As you know, we’re building up toward a final project in which you will make an argument about a focused topic related to digital technology and rhetorical communication. You’ve already started to do some thinking about what your topic might be, but now it’s time to formalize your plans one step further. That is, it’s time to convince me that your topic is appropriate and that you’re on the right track.
Write a brief proposal that describes your research topic, describes the specific claim you want to make about that topic (as far as you know it at this point), and convinces me that your chosen topic is strong. By “strong,” I mean a topic on which you can find lots of sources and on which you have something unique to offer.
Write your proposal as a new post on your blog. Your post should have exactly two or three paragraphs, no more or less.
You may find it helpful to write one paragraph that establishes the importance of the topic by describing what some of your key sources say about the topic, followed by one more paragraph describing the unique contribution and argument you intend to bring to this topic.
This is a 40-point grade in the Small Assignments category (twice as important as a reading response post). I’ll assign your proposal a grade based on the following characteristics:
- Convincingly demonstrates that this is an important topic
- Convincingly demonstrates that you have something unique to add to the conversation
- Strong, edited sentences free of error
Post your proposal to your blog before class begins on Friday, October 25.
Before writing the proposal, be sure first to consider if your topic is arguable and worth discussing. (By “arguable,” I mean it’s something reasonable people disagree on. For example, it’s not really arguable that a new medical technology should be used to help sick people get better, since everyone wants sick people to get better. No one would disagree with you.) Here are a few other characteristics of strong topics:
- Sources: Strong topics have been written about a lot—in popular magazines, newspapers, and books as well as academic books and journal articles. Feel free to mention some of these sources in your proposal, a move that will prove to me that you can find the good stuff out there.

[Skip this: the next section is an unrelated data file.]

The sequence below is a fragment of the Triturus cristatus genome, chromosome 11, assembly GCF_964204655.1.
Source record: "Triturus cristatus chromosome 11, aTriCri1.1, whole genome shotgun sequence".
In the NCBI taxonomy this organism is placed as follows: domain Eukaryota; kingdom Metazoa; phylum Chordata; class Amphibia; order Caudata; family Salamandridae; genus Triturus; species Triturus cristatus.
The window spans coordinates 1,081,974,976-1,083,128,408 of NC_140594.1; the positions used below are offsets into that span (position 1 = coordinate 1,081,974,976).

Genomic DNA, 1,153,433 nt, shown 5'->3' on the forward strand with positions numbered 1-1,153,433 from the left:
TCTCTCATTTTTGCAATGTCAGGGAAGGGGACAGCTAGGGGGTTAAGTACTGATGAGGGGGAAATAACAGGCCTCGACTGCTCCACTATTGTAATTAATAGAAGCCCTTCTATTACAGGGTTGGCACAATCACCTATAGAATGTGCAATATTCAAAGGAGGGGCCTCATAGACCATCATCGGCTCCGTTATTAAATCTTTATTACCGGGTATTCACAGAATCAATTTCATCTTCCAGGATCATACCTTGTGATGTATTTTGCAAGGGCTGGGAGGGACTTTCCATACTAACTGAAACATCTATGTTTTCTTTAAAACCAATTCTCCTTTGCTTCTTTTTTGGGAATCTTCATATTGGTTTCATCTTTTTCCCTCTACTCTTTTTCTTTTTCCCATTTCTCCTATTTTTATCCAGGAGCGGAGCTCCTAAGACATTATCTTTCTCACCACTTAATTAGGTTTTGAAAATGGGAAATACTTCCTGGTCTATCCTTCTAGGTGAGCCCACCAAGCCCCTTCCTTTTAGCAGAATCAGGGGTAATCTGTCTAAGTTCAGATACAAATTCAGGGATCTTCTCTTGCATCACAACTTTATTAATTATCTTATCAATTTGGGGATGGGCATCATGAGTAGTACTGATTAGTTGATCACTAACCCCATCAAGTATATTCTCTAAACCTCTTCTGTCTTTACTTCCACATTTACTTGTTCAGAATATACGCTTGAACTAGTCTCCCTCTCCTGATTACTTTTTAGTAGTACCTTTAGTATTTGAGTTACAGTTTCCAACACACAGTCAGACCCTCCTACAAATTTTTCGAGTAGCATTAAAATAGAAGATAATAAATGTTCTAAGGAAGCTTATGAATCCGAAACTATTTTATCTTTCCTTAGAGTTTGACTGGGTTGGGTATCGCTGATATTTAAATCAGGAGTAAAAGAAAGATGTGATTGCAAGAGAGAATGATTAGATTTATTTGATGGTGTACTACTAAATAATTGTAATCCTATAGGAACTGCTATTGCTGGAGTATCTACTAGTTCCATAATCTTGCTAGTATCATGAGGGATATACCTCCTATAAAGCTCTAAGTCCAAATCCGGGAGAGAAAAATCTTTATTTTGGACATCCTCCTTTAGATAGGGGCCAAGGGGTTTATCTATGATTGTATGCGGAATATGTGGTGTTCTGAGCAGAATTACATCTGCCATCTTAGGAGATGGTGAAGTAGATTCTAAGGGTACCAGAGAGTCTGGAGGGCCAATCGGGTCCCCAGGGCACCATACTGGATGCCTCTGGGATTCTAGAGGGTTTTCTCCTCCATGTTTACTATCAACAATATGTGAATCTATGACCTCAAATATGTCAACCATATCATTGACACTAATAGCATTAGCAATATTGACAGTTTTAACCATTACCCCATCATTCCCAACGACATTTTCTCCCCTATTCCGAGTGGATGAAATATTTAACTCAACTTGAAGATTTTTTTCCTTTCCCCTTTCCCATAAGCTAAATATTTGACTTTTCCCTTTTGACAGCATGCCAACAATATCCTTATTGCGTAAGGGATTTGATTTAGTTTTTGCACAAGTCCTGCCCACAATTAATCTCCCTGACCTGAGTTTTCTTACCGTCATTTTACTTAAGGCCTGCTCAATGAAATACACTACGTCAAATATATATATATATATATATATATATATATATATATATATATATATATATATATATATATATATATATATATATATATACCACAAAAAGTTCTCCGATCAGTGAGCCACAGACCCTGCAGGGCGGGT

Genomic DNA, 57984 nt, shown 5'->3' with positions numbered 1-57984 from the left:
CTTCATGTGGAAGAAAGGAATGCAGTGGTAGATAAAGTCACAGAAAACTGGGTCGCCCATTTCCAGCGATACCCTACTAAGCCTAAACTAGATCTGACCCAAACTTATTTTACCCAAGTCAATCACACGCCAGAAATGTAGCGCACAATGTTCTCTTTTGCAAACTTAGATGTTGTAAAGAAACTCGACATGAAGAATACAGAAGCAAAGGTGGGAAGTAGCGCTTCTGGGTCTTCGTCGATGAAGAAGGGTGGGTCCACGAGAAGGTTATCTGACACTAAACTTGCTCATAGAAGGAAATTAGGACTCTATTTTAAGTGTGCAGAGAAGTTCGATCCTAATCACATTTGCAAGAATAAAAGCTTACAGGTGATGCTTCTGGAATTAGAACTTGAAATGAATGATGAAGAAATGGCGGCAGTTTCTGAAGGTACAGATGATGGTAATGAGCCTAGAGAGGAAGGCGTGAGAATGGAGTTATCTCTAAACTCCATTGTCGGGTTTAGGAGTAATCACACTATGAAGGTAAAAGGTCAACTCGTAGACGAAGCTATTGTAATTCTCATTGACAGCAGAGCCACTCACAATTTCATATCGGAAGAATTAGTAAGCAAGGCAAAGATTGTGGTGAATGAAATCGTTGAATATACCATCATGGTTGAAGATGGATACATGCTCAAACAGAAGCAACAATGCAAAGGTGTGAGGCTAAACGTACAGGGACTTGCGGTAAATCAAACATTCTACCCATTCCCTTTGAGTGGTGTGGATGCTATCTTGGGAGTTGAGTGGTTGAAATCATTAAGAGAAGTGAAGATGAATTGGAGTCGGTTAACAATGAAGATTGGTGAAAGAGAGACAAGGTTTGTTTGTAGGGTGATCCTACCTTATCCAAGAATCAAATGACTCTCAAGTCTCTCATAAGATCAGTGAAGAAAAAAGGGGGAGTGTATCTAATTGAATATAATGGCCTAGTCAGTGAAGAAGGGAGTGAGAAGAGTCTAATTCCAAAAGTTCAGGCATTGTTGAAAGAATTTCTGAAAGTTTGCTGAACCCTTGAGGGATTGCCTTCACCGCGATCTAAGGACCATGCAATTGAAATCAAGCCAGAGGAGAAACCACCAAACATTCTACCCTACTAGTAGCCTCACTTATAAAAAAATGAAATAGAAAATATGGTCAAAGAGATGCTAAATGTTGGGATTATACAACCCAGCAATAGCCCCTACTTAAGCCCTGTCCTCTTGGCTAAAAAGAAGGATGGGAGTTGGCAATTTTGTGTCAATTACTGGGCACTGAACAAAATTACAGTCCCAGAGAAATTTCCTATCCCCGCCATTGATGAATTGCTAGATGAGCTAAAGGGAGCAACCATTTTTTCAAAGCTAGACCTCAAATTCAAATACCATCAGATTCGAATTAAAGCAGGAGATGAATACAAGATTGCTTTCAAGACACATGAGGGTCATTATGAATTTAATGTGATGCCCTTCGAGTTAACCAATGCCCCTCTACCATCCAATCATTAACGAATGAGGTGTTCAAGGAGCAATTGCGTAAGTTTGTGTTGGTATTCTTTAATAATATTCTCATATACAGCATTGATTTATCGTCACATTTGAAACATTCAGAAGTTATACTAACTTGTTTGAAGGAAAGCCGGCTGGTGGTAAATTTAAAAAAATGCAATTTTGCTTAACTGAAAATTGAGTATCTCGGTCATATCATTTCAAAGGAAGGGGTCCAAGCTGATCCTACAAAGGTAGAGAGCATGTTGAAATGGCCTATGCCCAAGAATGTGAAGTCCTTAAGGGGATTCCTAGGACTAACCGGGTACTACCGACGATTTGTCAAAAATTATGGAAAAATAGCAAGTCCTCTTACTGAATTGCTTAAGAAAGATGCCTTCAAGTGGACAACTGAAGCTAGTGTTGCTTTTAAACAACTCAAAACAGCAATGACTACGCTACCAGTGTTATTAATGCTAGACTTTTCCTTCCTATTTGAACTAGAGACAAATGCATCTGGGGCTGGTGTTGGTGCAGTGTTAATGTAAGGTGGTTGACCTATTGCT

- New perspective: Make sure you pick a topic that you have a lot to say about. I want you to add something unique to the conversation! If your topic is strong, you should be able to find a lot written about the topic but still feel confidant that you have an angle that no one else has written about in the way you’re imagining.
- If you’re struggling with this, one way to add something new is to add a personal perspective.
- Another way: presenting the argument in a new way for online audiences (infographics, audio, video, etc.).
- Chance for convincing audiences: Strong topics are those on which you can conceivably convince audiences to change their attitudes or actions in a researched webtext. If you feel unqualified to convince the main actors who control a situation, perhaps you want your piece to raise up public support for your point of view in hopes that a crowd can lead to actual change. Some examples:
- No chance to convince actual audiences: “I want to convince people to stop using their cell phones while driving! It’s killing people!”
- Possible chance to convince actual audiences: “While I recognize that I can’t convince people to stop using their phones in the car, I do think that there are a number of small steps that everyday citizens can take to use phones more safely–steps that research shows will be likely to be shared on social media with the possibility of going viral. These include _________.”
- No chance to convince actual audiences: “Online comments are often mean and bigoted! People need to stop being jerks online!”
- Possible chance to convince actual audiences: “While I recognize that I can’t convince people to stop being jerks online, I have found that research suggests that people overwhelmingly want to be kind to strangers in face-to-face settings. To help bring basic civility to online discussions, I want to suggest some ways that this research applications can be applied to online settings. These include _______________.”
- Personal: Strong topics are close to you; you encounter them daily and think about them daily. You know a lot about them and care about them because they affect you.